So one solution to the problem of national defense might be the development, for some related purpose, of local defense organizations. These must be organizations permanently endowed for the purpose of providing defense; they cannot be simply local firms with an interest in the protection of their territory, since such firms, having agreed to pay part of the cost of national defense, would be driven out of business by new competitors who had not. This is the problem with Morris and Linda Tannahill's idea of financing national defense through an insurance company or companies which would insure customers against injury by foreign states and finance national defense out of the money saved by defending the customers. Such an insurance company, in order to pay the cost of defense, would have to charge rates substantially higher than the real risk justified, given the existence of its defense system. Since people living in the geographical area defended would be protected whether or not they were insured by that particular company, it would be in their interest either not to be insured or to be insured by a company that did not have to bear the burden of paying for defense and could therefore charge lower rates. The national defense insurance company would lose all its customers and go bankrupt, just as it would if it were simply selling national defense directly to individual customers who would be defended whether or not they paid.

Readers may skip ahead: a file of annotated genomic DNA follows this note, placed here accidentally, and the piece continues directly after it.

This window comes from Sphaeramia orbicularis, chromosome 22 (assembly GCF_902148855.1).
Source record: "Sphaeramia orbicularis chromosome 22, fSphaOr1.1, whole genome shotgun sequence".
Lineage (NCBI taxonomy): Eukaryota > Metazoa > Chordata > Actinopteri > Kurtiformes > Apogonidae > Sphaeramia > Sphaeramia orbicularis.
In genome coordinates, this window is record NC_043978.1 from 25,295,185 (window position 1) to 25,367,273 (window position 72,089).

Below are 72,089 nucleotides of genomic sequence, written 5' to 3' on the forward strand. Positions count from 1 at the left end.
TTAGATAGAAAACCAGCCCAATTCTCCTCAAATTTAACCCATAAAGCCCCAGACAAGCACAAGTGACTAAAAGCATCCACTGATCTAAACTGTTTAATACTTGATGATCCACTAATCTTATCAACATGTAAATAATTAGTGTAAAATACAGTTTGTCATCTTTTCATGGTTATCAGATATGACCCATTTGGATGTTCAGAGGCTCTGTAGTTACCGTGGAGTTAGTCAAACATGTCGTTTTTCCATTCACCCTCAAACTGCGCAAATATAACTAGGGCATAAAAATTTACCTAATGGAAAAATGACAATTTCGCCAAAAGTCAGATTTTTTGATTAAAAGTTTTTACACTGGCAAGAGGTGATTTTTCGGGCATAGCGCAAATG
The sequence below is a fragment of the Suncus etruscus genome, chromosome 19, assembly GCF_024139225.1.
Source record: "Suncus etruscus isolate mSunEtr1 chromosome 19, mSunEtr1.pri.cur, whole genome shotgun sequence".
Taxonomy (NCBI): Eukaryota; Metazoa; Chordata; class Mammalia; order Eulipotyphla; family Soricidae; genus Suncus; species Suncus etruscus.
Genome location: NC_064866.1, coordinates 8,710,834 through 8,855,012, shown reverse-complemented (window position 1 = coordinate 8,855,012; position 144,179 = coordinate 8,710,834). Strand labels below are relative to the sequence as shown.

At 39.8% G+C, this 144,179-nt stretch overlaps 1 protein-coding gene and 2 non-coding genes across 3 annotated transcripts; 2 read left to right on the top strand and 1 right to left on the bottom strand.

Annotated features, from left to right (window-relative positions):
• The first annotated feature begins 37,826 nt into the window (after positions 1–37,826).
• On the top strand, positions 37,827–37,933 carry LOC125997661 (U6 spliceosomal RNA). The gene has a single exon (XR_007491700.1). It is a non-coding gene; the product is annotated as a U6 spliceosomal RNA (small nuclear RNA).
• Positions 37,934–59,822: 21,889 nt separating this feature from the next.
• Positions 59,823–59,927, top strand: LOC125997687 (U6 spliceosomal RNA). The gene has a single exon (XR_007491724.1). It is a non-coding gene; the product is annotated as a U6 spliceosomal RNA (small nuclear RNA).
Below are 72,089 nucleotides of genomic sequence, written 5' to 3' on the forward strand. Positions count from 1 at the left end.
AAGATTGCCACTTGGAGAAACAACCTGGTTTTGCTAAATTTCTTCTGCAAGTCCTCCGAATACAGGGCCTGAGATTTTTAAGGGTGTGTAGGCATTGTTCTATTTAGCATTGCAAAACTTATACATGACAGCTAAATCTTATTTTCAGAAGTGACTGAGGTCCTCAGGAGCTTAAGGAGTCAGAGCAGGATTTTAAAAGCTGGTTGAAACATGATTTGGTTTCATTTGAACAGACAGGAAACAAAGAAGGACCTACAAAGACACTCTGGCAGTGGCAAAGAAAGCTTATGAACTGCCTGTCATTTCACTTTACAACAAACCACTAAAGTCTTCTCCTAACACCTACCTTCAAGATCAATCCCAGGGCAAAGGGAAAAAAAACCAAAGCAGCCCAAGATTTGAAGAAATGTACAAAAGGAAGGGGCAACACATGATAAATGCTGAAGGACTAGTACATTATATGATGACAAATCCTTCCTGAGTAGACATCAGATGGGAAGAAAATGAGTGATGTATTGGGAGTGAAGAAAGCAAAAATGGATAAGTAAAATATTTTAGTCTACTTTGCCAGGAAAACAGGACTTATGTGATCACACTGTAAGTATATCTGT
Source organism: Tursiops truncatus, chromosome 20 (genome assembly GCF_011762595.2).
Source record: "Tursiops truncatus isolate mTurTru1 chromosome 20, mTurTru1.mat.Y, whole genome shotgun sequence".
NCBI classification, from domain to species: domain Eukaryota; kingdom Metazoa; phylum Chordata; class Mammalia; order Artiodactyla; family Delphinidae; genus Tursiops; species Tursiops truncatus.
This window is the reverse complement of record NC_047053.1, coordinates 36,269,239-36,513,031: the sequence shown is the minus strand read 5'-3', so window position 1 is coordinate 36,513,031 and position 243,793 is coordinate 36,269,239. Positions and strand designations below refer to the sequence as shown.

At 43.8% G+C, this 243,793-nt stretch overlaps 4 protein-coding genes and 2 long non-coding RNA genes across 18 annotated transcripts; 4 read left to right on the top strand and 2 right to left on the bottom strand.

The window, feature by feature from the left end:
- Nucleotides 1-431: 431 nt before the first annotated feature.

The same difficulty occurs with Ayn Rand's suggestion of financing national defense by having the government charge for the use of its courts. In order to raise money for defense, such a government must either charge more than competing private court systems or provide a worse product. Such private courts, if permitted, would therefore drive the government out of the court business, depriving it of its source of income.
Miss Rand apparently expects her government to have a monopoly of the court (and protection) business. But if the government does not use coercion to keep out competitors there is no obvious reason why the sorts of institutions described earlier in this section should not arise. If the government does claim special rights that it does not give to private courts and protection agencies—for instance, the right of policemen to make mistakes and not be responsible for the damage done or the right of government courts to subpoena witnesses—then it becomes a government in my sense of the term (Miss Rand uses a different definition)—an agency of legitimized coercion. Either the things the government does but forbids its competitors from doing are coercion, in which case it is coercing private citizens, or they are not coercion, in which case it coerces the private protective agencies by forbidding them to do the same (noncoercive) things. Either way, Rand's government must be coercive in order to work, so it is not a solution to the libertarian's problem of providing national defense without coercion.